Tuesday, February 16, 2010
When ADP disagrees (pitchers)Posted by Paul Singman at 4:24am
After outdoing myself last week, I figured I'd return my roots and write an article a little simpler, a little less theoretical, and more practical. Picking up from where I left off two weeks ago, today I will evaluate pitchers who have large discrepancies in their highest and lowest draft position. As Bud Light commercials say: "Here we go."
Javier Vazquez | ADP: 61 | Earliest: 46 | Latest: 92 |
|Javy will try to forget about the last time he was in pinstripes, and try to make the fans forget too. (Icon/SMI)|
Pitchers who have renaissance years and then switch leagues make good candidates to be on a list such as this one, so it is no surprise to see Vazquez's name here. Last season on the Braves he posted Cy Young-esque numbers of 15 wins with a 2.87 ERA and 238 strikeouts in 219 innings of work, vindicating Derek Carty on his man-crush of him last year.
As impressive as last year was, people are still wary of owning Vazquez because of his age (33), the mileage on his arm (2,500 career innings), his switch to the offensive powerhouse AL East, his terrible season in his last go-around with the Yankees back in 2004, and finally his flyball tendencies in the flyball haven that is the new Yankee Stadium. Whew! That is a lot to not like about a guy. On the flip side people like Vazquez for his durability, his high strikeout and low walk rates, because he is now backed by the scary-good Yankees offense, and well, because of how spectacular he was last year.
A generally unlucky pitcher, Vazquez was bestowed with a little bit of luck in 2009 as his 3.24 LIPS ERA indicates. Making adjustments from that LIPS ERA number based on the work Derek did last offseason on the impact of switching leagues we can expect his ERA to rise .40 points from the league switch and then a couple of tenths more due to the higher run environment of Yankee Stadium. With a strikeout rate regressed back into the high eights partially from the 0.6 penalty from the switch to the AL, Vazquez is looking at a season with an ERA from 3.75 to 4.00, around 200 strikeouts, and 16-20 wins.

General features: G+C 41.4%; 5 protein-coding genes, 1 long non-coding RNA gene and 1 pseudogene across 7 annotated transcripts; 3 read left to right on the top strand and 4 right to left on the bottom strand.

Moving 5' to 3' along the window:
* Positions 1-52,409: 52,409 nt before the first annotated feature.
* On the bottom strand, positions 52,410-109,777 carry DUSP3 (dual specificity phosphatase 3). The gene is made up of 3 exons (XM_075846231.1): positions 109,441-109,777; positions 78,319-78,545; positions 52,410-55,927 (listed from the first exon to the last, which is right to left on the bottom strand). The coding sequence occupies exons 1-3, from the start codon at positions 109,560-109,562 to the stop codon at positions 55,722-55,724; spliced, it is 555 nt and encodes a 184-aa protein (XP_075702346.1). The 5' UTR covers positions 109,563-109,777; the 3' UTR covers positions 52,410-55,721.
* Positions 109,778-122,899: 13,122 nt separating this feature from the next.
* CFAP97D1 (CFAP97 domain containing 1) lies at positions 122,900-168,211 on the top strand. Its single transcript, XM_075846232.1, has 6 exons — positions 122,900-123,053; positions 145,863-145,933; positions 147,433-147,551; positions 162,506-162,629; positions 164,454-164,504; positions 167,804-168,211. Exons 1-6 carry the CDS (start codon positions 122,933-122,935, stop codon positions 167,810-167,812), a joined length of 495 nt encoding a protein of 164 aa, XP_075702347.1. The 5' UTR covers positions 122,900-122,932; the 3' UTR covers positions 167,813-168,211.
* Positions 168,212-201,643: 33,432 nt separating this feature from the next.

Nothing makes that line stand out from the lines of the pitchers taken around him, though if you are going to take a pitcher around this point in a draft, Vazquez's durability does make him a viable option.
Wandy Rodriguez | ADP: 125 | Earliest: 78 | Latest: 188 |
Like Javy, Wandy is coming off a tremendous 2009 season in which he finished with a 3.02 ERA and 193 strikeouts in 206 innings pitched. Despite his first name, Rodriguez is someone who has flown under many people's radars the past two years, over which he has proven himself a quality starting pitcher. His LIPS ERA of 4.03 in 2009 reveals that luck buoyed him to his 2009 ERA and he is not ready to join the elite ranks of pitchers.
As was the case with Vazquez, there is little to distinguish Wandy from the other pitchers, such as Matt Garza and Chad Billingsley, who are taken around him, making it difficult to say whether it is worth the investment in him. With starting pitching a relatively deep position, avoiding elite pitchers and nabbing a few starters at this point in drafts is a solid strategy that can lead to powerful offenses with still-respectable pitching staffs and Wandy is a solid No. 2 or 3 on any fantasy team.
Jorge de la Rosa | ADP: 195 | Earliest: 132 | Latest: 245 |
DLR is an emerging fantasy pitcher with tons of potential given his ability to punch batters out. Last year was a breakout season for the late-blooming 28-year-old, throwing 185 innings, posting a 4.38 ERA, and racking up 193 K's. Covered nicely in this Waiver Wire article, de la Rosa appears primed for an even more impressive season in 2010 with an ERA closer to his 2009 LIPS ERA of 4.03. Couple that ERA with 200 plus strikeouts and a healthy win total, and you are looking at a pitcher who is currently undervalued in drafts.
Especially considering the similarities between DLR and the pitcher we just covered, Rodriguez, de la Rosa emerges as another solid option to be that second or third starter on your fantasy team—except at a more palatable price.
Paul has been managing fantasy baseball teams for many seasons and writing for THT Fantasy over the past three years. He is currently a student at UPenn welcomes readers' thoughts at his email here or in the comments below.